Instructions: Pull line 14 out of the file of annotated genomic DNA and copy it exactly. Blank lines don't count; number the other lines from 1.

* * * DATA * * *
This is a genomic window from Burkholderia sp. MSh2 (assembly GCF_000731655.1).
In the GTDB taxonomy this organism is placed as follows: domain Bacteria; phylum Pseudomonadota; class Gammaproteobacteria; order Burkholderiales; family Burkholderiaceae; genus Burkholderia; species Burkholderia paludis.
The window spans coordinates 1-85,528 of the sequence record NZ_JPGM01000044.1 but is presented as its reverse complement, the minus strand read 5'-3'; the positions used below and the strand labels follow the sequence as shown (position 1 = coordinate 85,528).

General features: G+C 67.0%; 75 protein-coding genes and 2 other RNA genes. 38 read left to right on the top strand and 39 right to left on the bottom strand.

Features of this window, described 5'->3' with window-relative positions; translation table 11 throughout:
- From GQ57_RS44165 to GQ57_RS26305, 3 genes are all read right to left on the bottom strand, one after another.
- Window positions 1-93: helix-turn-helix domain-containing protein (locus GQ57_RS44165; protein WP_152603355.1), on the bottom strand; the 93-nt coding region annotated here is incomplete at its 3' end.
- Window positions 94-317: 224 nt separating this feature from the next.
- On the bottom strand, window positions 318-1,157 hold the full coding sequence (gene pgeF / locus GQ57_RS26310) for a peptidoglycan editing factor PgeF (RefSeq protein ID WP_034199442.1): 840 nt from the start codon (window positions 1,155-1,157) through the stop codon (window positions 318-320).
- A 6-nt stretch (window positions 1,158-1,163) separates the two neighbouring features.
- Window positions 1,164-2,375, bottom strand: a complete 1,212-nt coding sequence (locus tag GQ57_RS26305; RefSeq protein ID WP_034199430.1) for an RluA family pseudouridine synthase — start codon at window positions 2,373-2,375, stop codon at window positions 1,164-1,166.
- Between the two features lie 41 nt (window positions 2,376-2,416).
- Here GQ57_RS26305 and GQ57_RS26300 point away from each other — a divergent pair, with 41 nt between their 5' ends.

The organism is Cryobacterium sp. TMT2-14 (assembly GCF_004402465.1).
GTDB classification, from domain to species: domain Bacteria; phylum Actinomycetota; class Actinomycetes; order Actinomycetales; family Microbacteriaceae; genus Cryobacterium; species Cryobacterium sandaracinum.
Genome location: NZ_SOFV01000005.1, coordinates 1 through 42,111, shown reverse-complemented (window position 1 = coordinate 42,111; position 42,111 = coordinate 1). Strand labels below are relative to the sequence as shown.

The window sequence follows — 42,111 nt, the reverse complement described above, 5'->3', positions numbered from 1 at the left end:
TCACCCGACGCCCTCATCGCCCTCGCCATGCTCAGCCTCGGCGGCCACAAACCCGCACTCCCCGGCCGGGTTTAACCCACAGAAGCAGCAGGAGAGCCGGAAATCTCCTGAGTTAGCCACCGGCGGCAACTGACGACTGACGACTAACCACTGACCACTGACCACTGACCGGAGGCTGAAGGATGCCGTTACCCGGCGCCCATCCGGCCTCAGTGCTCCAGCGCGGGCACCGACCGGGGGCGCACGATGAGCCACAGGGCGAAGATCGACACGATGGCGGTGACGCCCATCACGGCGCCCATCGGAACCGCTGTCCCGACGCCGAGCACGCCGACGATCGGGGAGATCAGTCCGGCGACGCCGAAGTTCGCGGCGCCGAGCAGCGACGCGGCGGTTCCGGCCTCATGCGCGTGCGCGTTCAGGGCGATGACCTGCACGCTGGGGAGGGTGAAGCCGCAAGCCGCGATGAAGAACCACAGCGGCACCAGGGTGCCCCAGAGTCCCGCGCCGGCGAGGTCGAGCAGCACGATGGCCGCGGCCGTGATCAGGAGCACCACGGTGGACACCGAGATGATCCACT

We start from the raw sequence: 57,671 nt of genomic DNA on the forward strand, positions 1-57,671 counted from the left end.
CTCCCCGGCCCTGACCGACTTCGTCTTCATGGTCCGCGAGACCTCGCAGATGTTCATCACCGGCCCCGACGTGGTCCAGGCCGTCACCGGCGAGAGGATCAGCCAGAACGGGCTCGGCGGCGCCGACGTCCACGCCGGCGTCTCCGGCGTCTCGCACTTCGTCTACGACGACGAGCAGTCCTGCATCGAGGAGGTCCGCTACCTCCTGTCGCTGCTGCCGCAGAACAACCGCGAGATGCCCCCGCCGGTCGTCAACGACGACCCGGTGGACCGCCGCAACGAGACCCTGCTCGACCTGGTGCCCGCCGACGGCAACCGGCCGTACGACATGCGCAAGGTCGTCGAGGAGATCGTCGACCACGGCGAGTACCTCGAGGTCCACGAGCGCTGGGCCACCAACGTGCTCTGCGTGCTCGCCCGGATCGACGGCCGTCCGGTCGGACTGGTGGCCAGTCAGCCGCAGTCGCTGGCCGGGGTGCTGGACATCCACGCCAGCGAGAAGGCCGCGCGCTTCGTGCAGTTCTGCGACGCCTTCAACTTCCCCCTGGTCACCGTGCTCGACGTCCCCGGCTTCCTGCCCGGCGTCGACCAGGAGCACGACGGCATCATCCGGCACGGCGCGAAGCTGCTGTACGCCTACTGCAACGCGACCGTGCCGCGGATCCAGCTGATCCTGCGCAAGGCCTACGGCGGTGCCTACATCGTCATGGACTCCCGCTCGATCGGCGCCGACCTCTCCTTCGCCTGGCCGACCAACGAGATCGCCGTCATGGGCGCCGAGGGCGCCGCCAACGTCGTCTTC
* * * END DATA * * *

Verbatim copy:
The organism is Cryobacterium sp. TMT2-14 (assembly GCF_004402465.1).